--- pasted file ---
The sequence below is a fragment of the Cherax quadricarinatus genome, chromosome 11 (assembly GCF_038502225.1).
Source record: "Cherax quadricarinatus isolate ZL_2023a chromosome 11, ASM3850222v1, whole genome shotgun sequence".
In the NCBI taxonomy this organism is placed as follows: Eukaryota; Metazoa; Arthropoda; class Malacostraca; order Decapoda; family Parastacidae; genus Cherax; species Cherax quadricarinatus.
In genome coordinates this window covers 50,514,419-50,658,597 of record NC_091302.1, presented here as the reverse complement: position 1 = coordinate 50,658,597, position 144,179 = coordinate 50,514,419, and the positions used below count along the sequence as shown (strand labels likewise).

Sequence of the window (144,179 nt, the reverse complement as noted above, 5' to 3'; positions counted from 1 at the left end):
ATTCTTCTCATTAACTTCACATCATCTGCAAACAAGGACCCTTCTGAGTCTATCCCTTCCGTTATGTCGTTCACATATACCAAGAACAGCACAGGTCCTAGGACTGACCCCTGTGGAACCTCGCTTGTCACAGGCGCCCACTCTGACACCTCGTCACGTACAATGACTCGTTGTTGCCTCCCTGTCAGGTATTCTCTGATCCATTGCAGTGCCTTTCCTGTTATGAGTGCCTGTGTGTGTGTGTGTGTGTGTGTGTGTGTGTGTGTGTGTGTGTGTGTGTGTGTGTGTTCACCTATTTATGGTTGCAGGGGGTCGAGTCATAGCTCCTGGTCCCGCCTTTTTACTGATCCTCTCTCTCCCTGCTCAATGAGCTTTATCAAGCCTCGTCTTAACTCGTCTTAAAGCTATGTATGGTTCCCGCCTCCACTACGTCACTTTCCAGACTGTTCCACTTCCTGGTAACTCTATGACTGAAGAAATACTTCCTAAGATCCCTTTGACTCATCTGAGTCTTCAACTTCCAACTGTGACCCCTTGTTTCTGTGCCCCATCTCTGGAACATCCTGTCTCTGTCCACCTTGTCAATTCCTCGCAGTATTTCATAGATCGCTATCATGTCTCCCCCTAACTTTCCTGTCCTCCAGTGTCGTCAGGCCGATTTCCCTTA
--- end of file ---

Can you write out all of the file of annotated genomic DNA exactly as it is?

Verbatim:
The sequence below is a fragment of the Cherax quadricarinatus genome, chromosome 11 (assembly GCF_038502225.1).
Source record: "Cherax quadricarinatus isolate ZL_2023a chromosome 11, ASM3850222v1, whole genome shotgun sequence".
In the NCBI taxonomy this organism is placed as follows: Eukaryota; Metazoa; Arthropoda; class Malacostraca; order Decapoda; family Parastacidae; genus Cherax; species Cherax quadricarinatus.
In genome coordinates this window covers 50,514,419-50,658,597 of record NC_091302.1, presented here as the reverse complement: position 1 = coordinate 50,658,597, position 144,179 = coordinate 50,514,419, and the positions used below count along the sequence as shown (strand labels likewise).

Sequence of the window (144,179 nt, the reverse complement as noted above, 5' to 3'; positions counted from 1 at the left end):
ATTCTTCTCATTAACTTCACATCATCTGCAAACAAGGACCCTTCTGAGTCTATCCCTTCCGTTATGTCGTTCACATATACCAAGAACAGCACAGGTCCTAGGACTGACCCCTGTGGAACCTCGCTTGTCACAGGCGCCCACTCTGACACCTCGTCACGTACAATGACTCGTTGTTGCCTCCCTGTCAGGTATTCTCTGATCCATTGCAGTGCCTTTCCTGTTATGAGTGCCTGTGTGTGTGTGTGTGTGTGTGTGTGTGTGTGTGTGTGTGTGTGTGTGTGTGTGTGTTCACCTATTTATGGTTGCAGGGGGTCGAGTCATAGCTCCTGGTCCCGCCTTTTTACTGATCCTCTCTCTCCCTGCTCAATGAGCTTTATCAAGCCTCGTCTTAACTCGTCTTAAAGCTATGTATGGTTCCCGCCTCCACTACGTCACTTTCCAGACTGTTCCACTTCCTGGTAACTCTATGACTGAAGAAATACTTCCTAAGATCCCTTTGACTCATCTGAGTCTTCAACTTCCAACTGTGACCCCTTGTTTCTGTGCCCCATCTCTGGAACATCCTGTCTCTGTCCACCTTGTCAATTCCTCGCAGTATTTCATAGATCGCTATCATGTCTCCCCCTAACTTTCCTGTCCTCCAGTGTCGTCAGGCCGATTTCCCTTA